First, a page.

2020 was supposed to be a busy year for Alan Doyle, with plans for both a book tour and a 5-leg international concert tour. Like all of us, COVID-19 forced him to reschedule his agenda. However, it did not stop him from working his arse off to bring people together with song and story. Recently we caught up with the singer/songwriter/author from his home studio in St. John’s, Newfoundland.

First off, how was 2020 for you? When last we spoke, you were getting ready to go on tour.
It was one of the most unique years of my life. We played a gig on March 8th in Vancouver, in the first of what was to be five legs of the Rough Side Out tour. We flew home the next day for 10 days off, with a plan to reconvene in Mississauga. Of course, none of that happened. I went from March 9th until just a couple of weeks ago without playing a gig – the longest span that I have gone since I was 11 years old. So, I turned my attention to things that we could do, including a bunch of charity work online for the Dollar a Day Foundation, recording an album over the Internet with some friends and finishing another book. I am glad, actually, that I had things to turn my attention to, because now – as we enter what feels like another break in stride – we have something new out there for people to enjoy

Last time, you were still deciding what your third book would be about. What did you end up going with?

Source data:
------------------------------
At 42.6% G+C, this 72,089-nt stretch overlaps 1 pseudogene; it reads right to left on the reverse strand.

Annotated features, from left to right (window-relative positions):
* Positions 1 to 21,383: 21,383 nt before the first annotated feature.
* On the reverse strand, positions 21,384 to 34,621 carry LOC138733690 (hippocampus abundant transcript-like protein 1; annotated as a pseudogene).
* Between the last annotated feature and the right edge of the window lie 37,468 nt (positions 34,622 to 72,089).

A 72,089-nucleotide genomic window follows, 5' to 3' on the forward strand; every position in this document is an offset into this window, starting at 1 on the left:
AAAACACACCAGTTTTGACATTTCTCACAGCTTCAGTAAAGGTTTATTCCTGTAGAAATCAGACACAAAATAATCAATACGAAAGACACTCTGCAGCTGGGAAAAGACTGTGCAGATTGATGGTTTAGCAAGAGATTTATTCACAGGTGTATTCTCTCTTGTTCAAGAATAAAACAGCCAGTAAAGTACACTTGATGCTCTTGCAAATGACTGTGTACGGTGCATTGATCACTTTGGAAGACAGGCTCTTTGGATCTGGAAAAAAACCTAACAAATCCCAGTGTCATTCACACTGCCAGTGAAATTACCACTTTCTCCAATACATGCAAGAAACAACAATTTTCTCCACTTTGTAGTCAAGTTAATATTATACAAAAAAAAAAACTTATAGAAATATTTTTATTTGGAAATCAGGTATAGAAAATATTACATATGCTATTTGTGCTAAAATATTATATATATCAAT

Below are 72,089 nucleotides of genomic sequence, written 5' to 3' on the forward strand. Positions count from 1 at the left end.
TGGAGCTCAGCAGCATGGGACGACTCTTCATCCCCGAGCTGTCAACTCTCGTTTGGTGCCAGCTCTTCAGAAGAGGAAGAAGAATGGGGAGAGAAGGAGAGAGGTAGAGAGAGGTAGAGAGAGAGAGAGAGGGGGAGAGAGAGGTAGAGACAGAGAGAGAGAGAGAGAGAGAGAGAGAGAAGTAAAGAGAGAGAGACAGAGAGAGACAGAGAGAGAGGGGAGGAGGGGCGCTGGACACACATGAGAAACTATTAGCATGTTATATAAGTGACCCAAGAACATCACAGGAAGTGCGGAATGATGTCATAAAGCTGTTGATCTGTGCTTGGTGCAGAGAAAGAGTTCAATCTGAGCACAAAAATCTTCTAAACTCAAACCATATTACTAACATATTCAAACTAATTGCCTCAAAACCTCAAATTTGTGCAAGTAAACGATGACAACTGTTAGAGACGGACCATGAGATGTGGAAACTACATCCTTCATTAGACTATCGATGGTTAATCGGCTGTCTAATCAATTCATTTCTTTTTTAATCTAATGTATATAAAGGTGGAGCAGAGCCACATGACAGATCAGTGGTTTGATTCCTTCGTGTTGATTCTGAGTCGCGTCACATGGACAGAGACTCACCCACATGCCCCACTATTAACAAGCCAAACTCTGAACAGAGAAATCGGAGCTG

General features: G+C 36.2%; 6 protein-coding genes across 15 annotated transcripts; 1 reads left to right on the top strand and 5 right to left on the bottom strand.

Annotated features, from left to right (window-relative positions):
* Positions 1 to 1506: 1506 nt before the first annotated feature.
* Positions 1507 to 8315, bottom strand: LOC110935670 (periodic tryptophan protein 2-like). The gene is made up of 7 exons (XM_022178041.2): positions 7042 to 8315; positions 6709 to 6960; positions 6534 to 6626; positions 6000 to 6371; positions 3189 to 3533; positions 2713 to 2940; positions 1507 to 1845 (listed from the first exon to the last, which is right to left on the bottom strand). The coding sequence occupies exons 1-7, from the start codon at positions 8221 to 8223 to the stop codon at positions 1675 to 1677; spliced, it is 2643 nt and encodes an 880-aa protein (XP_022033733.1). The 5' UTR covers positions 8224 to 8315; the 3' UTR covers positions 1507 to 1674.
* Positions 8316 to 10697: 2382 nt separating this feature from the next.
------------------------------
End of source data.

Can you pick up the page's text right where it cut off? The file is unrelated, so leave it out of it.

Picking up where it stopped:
Well, here is the funny thing; I had just started a longer, travel-related discovery book. Of course, as soon as it became apparent that travel was going to be impossible, I put that whole project on hold. However, around a week later, Penguin Random House called me and said, ‘we would really like to put a title out from you this fall. We think people are really going to need it and enjoy it – is there anything light and humorous you might be able to do in a month?’ I said I could probably manage a book of short, funny stories that are somewhat disconnected, but are somehow connected as well. The book became All Together Now. There is a mix of a few stories from my young life growing up in Petty Harbour and the unique characters and a few crazy things that we did. And then there is a bunch of road stories from interesting experiences that I have had touring around the world for the last 20 years – some of which I handled really well, and some of which I handled very poorly. For me, writing the book was a good mental health break. It gave me something to focus on and do – and laugh about while I was writing. The book itself is crafted to remind us what a night out at the pub is like, like we are all sitting around, telling stories. Hopefully, when people read it, they will feel a little bit more connected.

You were also working on the Songs from Home EP.
That was a project that MusicNL started just after the shutdown. Me, Rachel Cousins, the Ennis Sisters, The Fortunate Ones, and The Once all got together and did a record, primarily over the Internet while in lockdown. We recorded five songs – one by each of us – that I produced, and then I produced a sixth one called It’s Okay that we all sang on together. The result of all that is Songs From Home, which came just a short while ago.

The music video for It’s Okay feels a lot like what everyone has been going through as of late.
Yeah, it was a joy to virtually connect and gather in whatever way was possible at the time – to be in the same room with those guys, even though we were not in the same room.

What were the challenges involved with the recording?